Below is what I came up with:

I could probably make it shorter if I pick up more batch file scripting but this does the trick for me.

Let’s break it down for Outlook. I enumerate the registry key. The results of this are iterated over by a FOR loop. If the list isn’t empty – i.e. there are disabled add-ins – the loop exits and goes to a different section.

This section that the loop exits to simply deletes all entries under that key, shows a message to the user asking them to close and open Outlook, and goes up the batch file to check Word next.

Repeat and rinse for each application and there you have it! Like I said, easy peasy, quick and dirty!

Maybe I should improve the script later – I don’t know. An overhaul using PowerShell might be a good idea I think. Specifically, there are a few things I am already thinking of adding:

  1. Currently the message box goes away if the user clicks OK. Would be nice if I could keep an eye out for whether they actually close the program later, and if not keep popping up reminders – maybe a ballon tip?
  2. Would be nice if I could close the application for the user. I could do that in the batch file too via taskkill but I was wary of doing that lest it cause any corruptions. I wouldn’t want Outlook OST and PST files or Word templates getting corrupted because I closed the program. Maybe PowerShell has a more graceful way of shutting down an app? I don’t think so, but that could be my ignorance.
  3. Currently I enable all add-ins. While that’s fine for our case maybe I should have a list of add-ins that are to be excluded from being enabled? Or only enable a whitelist of add-ins?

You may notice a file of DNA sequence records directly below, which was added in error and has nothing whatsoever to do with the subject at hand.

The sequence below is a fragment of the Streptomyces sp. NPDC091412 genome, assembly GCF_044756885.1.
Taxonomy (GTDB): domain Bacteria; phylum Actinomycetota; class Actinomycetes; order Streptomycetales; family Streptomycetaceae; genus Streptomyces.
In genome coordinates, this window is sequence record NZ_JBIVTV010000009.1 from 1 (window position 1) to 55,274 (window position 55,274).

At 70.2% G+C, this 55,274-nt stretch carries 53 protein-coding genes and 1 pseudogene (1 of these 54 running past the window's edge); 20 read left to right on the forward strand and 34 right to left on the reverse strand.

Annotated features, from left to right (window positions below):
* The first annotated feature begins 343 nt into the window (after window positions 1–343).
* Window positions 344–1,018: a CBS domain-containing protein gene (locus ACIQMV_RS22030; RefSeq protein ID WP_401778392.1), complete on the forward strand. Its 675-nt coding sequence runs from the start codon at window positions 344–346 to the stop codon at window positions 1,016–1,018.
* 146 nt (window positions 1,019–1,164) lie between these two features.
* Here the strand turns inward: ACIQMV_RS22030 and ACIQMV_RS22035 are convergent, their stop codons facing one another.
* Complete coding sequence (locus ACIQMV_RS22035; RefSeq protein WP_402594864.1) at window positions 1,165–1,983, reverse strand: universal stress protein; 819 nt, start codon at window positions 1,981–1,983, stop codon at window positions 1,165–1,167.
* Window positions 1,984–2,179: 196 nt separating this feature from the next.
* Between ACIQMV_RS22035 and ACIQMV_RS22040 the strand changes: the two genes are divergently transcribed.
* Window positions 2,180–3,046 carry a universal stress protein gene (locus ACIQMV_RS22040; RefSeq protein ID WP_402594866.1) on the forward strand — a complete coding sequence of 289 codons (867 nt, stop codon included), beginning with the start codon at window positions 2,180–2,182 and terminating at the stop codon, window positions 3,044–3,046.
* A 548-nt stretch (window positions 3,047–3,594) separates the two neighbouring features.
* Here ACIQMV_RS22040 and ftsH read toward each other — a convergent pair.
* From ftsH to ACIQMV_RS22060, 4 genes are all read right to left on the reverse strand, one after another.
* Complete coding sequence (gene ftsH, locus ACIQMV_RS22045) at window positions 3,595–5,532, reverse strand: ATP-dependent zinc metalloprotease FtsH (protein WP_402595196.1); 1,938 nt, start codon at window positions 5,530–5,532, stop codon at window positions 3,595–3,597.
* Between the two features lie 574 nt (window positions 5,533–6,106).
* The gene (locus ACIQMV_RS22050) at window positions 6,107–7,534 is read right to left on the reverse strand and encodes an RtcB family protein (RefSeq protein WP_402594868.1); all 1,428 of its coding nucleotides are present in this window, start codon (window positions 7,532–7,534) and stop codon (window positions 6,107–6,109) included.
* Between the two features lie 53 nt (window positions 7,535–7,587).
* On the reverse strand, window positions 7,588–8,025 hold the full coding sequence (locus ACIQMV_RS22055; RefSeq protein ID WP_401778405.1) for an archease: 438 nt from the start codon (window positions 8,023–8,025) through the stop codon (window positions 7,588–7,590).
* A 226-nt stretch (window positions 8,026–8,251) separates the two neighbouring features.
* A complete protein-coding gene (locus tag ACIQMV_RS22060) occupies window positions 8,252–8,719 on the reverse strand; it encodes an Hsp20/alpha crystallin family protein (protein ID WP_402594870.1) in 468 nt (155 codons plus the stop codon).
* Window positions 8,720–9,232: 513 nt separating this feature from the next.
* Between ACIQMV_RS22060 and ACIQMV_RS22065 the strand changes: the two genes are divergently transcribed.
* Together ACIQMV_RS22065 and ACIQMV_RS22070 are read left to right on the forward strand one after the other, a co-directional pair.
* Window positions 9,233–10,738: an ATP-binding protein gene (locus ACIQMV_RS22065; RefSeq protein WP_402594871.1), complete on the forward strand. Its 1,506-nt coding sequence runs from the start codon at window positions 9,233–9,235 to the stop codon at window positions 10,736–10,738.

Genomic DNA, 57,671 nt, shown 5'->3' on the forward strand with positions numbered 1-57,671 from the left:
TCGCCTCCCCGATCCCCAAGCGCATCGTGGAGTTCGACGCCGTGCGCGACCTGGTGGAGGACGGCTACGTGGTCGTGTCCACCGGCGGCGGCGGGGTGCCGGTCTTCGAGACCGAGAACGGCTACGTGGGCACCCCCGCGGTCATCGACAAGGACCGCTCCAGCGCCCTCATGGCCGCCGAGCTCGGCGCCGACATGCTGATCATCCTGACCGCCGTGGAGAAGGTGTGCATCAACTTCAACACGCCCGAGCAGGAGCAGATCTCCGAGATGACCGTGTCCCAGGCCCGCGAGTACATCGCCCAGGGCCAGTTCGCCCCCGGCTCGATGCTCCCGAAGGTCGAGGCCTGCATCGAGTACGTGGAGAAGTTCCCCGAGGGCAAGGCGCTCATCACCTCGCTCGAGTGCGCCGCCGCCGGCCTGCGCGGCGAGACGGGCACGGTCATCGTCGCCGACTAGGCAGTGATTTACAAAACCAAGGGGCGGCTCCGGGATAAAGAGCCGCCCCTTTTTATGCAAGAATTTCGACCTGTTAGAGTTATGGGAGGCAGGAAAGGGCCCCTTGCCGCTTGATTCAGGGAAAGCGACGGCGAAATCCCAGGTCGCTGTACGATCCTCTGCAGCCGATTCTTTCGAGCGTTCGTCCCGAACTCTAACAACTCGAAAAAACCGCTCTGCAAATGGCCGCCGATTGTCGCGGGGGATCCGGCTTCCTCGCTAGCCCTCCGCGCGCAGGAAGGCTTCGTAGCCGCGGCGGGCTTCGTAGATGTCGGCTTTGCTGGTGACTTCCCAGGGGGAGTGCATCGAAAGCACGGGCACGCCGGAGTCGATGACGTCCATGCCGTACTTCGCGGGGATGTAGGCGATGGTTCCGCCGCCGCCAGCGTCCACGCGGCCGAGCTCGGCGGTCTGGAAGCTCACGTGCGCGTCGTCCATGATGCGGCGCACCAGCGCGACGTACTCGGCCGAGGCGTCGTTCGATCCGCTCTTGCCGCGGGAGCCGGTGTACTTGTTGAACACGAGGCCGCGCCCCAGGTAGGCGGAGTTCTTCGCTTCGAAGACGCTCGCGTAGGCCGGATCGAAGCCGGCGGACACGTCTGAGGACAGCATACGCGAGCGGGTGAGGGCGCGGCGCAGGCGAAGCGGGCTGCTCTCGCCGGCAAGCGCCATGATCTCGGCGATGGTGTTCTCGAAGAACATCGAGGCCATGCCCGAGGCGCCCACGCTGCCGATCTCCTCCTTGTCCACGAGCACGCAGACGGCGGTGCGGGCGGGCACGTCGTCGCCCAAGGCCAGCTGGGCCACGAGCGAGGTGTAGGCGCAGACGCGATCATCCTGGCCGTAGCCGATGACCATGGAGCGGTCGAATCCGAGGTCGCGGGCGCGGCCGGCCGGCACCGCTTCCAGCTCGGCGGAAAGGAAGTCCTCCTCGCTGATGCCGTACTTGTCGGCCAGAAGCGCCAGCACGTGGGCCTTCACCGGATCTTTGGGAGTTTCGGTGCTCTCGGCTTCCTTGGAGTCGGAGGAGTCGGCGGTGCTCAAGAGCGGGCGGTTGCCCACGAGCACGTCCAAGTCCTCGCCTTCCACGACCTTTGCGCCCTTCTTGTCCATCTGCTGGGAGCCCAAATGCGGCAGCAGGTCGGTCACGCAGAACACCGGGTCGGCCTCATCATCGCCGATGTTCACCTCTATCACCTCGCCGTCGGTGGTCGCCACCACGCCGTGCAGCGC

So that’s that. Next step is to find a way to trigger the batch file.

Scheduled task triggers and Event Viewer

Each time the dialog box asking a user to disable an add-in appears, an entry is logged in Event Viewer. This looked like a promising way to hook on to that event and warn the user not to click “YES”. These entries are logged under “Application and Services Logs” > “Microsoft Office Alerts”.

addin-ev-alert

The joy of discovering that was short lived though, as I realized the same sort of alerts are generated for many other Office related things: spell check notifications, connectivity to Exchange, etc.

misc-ev-alert

All these alerts had the same source and ID and there was nothing for me to distinguish between them! Sure the data part was different, and while Event Viewer (and thus Task Scheduler) supports XPath for searching the Event Logs it has limitations in that I can’t do wildcard searches. Thus while I could do an XPath search for all events that have the exact error message in the first Event Log entry above, I can’t do an XPath search for all events that contain the text “Do you want to disable this add-in?”. This is a big limitation because now I will have to (a) find the exact message for each add-in and program, and (b) create XPath queries for each of these – eugh! That’s too much work for now (and not very elegant either!) so I decided to not pursue that route.